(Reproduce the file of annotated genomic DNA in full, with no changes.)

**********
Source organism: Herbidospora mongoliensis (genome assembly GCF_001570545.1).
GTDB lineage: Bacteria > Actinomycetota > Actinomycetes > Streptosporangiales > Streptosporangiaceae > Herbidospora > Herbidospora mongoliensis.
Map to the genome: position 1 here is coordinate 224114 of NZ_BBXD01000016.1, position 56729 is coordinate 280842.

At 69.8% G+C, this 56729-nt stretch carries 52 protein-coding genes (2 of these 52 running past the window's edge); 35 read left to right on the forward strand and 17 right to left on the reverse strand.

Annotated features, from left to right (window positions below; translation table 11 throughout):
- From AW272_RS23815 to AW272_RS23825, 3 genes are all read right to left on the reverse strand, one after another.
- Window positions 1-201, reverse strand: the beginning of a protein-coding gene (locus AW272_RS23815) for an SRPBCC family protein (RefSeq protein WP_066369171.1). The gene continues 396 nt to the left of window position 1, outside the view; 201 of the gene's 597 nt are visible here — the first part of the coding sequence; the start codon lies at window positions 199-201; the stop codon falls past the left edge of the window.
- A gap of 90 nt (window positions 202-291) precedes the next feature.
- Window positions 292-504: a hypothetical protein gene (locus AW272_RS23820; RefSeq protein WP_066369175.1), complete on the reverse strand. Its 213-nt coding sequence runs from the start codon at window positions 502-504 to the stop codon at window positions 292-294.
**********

Source organism: Herbidospora mongoliensis (genome assembly GCF_001570545.1).
GTDB lineage: Bacteria > Actinomycetota > Actinomycetes > Streptosporangiales > Streptosporangiaceae > Herbidospora > Herbidospora mongoliensis.
Map to the genome: position 1 here is coordinate 224114 of NZ_BBXD01000016.1, position 56729 is coordinate 280842.

At 69.8% G+C, this 56729-nt stretch carries 52 protein-coding genes (2 of these 52 running past the window's edge); 35 read left to right on the forward strand and 17 right to left on the reverse strand.

Annotated features, from left to right (window positions below; translation table 11 throughout):
- From AW272_RS23815 to AW272_RS23825, 3 genes are all read right to left on the reverse strand, one after another.
- Window positions 1-201, reverse strand: the beginning of a protein-coding gene (locus AW272_RS23815) for an SRPBCC family protein (RefSeq protein WP_066369171.1). The gene continues 396 nt to the left of window position 1, outside the view; 201 of the gene's 597 nt are visible here — the first part of the coding sequence; the start codon lies at window positions 199-201; the stop codon falls past the left edge of the window.
- A gap of 90 nt (window positions 202-291) precedes the next feature.
- Window positions 292-504: a hypothetical protein gene (locus AW272_RS23820; RefSeq protein WP_066369175.1), complete on the reverse strand. Its 213-nt coding sequence runs from the start codon at window positions 502-504 to the stop codon at window positions 292-294.